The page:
Fight over assisted suicide lives on after court ruling

Wednesday, January 15, 2020
 | 
Charlie Butts, Billy Davis (OneNewsNow.com)

doctor writing prescriptionThe ongoing battle to legalize assisted suicide in Massachusetts has been passed back to the state’s liberal legislature after a court ruling.  

Massachusetts Superior Court ruled last week there is no constitutional right to assisted suicide and kicked the volatile issue back to state lawmakers, a decision applauded by many.  

Andrew Beckwith of the Massachusetts Family Institute says the legal fight dates back to a lawsuit filed by Dr. Roger Kligler, who was diagnosed with prostate cancer, given six months to live, but was alive this week to learn the court ruling.  

“The good news for the doctor, not good news for his legal case,” Beckwith explains, “was that about three years ago he got an updated diagnosis where the cancer levels had gone down. So now his prognosis had changed from less than six months to live to years.”

Opponents of assisted suicide have pointed out that Dr. Kligler has enjoyed three more years of life despite demanding the legal right to include a licensed physician in his life-ending decision.

Dr. Kligler and a second physician, Dr. Alan Steinback, who treats terminally ill patients, filed the civil lawsuit together, Boston’s WBUR reported.

WBUR reported the state’s attorney general’s office opposed the lawsuit, arguing that lawmakers and not the courts should decide how to tackle the issue.

An end-of-life measure in 2012 concluded with a narrow loss: 51 percent opposed it and 49 percent voted in favor.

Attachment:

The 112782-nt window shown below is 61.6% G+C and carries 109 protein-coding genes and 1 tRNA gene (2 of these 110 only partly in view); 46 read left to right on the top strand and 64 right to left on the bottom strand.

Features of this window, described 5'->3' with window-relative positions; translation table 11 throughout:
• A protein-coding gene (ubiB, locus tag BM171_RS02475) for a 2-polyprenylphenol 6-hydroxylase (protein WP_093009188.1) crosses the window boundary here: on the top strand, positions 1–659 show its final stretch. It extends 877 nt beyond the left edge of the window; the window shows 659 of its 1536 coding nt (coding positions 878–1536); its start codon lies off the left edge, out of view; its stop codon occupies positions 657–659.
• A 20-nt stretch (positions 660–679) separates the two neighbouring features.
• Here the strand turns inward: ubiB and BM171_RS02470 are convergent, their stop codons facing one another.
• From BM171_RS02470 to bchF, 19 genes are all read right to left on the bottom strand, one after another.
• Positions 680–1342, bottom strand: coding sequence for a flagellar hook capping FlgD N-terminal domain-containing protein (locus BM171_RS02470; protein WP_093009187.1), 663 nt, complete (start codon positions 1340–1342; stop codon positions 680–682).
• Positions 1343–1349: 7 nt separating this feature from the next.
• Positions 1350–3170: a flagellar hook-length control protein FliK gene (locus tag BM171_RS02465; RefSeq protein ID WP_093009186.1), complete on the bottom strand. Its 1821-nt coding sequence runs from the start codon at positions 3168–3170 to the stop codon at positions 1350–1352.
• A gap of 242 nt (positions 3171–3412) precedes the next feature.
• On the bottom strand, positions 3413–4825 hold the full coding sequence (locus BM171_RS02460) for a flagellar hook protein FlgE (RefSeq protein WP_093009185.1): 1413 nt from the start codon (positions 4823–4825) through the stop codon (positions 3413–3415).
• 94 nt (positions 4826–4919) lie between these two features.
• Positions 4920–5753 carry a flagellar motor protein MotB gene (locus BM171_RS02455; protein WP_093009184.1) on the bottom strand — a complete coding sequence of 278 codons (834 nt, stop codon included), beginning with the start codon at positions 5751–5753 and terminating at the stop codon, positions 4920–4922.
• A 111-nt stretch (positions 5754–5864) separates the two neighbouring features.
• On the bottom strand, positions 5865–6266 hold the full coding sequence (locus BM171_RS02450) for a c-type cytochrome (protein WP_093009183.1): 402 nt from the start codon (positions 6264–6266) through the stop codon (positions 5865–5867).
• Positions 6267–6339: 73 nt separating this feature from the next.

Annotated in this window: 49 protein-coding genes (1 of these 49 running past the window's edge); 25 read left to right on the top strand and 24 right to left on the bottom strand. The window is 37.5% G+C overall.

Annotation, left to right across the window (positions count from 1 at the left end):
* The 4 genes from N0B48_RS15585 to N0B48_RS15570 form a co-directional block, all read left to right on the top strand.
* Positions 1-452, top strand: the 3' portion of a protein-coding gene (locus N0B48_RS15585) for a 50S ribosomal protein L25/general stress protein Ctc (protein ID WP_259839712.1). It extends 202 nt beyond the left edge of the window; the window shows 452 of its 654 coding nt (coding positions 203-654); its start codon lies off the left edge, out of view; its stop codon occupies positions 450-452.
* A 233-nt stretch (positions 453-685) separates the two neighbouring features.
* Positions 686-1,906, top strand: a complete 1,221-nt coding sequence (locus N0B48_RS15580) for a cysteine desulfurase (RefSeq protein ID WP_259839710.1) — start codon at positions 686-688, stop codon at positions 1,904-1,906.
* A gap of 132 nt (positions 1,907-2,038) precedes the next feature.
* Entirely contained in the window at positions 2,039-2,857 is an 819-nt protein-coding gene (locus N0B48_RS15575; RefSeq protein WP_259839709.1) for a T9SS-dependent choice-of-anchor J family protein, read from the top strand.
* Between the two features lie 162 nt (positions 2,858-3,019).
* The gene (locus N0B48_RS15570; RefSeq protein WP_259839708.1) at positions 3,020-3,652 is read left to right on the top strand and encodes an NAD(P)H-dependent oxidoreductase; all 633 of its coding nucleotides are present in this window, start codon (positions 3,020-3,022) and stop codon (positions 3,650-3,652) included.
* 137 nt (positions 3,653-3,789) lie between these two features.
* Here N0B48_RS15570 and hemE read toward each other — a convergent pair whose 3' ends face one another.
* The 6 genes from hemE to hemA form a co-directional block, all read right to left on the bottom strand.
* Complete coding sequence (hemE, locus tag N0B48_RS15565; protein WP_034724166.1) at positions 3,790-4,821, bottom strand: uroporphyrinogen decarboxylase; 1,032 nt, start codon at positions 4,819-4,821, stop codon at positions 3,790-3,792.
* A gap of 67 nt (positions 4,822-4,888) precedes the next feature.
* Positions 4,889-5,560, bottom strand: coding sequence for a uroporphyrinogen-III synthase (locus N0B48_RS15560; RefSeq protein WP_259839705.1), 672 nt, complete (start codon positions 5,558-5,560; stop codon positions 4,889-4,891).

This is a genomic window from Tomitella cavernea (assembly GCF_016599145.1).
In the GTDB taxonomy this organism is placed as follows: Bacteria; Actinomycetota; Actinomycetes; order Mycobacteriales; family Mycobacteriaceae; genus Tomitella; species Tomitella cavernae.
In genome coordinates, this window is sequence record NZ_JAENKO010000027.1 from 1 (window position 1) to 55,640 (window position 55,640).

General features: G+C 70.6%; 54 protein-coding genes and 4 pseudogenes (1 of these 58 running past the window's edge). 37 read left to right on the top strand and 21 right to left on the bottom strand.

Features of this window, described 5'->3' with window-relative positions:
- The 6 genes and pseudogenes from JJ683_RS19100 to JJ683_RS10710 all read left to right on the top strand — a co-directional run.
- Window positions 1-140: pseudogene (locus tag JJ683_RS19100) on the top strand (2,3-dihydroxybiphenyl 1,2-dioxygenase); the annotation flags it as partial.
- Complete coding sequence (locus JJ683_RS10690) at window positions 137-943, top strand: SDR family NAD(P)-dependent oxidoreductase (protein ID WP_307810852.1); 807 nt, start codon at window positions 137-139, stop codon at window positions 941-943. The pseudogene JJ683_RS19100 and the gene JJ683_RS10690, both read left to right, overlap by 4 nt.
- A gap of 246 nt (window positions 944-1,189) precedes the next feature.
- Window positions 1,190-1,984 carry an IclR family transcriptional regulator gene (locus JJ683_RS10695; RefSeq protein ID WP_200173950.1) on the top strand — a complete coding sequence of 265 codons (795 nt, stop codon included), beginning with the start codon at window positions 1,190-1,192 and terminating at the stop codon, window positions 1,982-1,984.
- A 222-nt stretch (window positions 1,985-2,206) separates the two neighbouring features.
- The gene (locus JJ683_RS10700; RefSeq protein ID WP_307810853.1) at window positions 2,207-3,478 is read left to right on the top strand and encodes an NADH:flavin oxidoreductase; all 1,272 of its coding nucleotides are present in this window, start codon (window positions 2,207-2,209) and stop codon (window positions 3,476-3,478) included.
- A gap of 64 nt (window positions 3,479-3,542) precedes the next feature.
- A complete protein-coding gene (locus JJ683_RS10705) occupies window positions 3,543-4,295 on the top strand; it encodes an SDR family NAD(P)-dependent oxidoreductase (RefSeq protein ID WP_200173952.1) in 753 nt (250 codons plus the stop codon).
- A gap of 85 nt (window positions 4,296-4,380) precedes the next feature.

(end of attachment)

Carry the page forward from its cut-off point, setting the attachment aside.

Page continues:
“This is something that the legislature has been evaluating for years now,” Beckwith says. “We've been fighting it there for at least a decade."

Attorneys for the two plaintiffs vowed to appeal the court ruling but also said they were pleased the court ruled doctors have the legal right to share life-ending information with patients.

Comments

We moderate all reader comments, usually within 24 hours of posting (longer on weekends). Please limit your comment to 300 words or less and ensure it addresses the article - NOT another reader's comments. Comments that contain a link (URL), an inordinate number of words in ALL CAPS, rude remarks directed at other readers, or profanity/vulgarity will not be approved. More details

FEATURED PODCAST

SIGN UP FOR OUR DAILY NEWSBRIEF

SUBSCRIBE

VOTE IN OUR POLL

If I had to choose one thing I like about the just-passed 'pandemic relief' bill, it would be …

CAST YOUR VOTE

GET PUSH NOTIFICATIONS

SUBSCRIBE

LATEST AP HEADLINES

‘Choppy waters’ await Navy as virus strikes aircraft carrier
  In Iran, false belief a poison fights virus kills hundreds
Virus prevention measures turn violent in parts of Africa
US eyes new outbreaks as infections worldwide top 590,000
States impose new restrictions on travelers from New York
No games, big losses: Money crisis faces US Olympic sports
Trump seeks to force General Motors to produce ventilators

LATEST FROM THE WEB

Coronavirus kills one person every 17 minutes in New York
Video: Tony Perkins responds to New York Times op-ed that blames Christians for spread of coronavirus
National Rifle Association blasts L.A. County Sheriff's 'reckless decision' to close down gun shops
Trump defends trip to Va. to see off Navy hospital ship, says he won't be 'jumping around in a huddle'
Hillary Clinton makes joke out of coronavirus: Trump did promise 'America first'

CARTOON OF THE DAY

Cartoon of the Day
NEXT STORY
Pro-lifer hits back over pro-abortion message

Say no to abortionA billboard campaign launched by angry abortion supporters in New Mexico is making outrageous claims.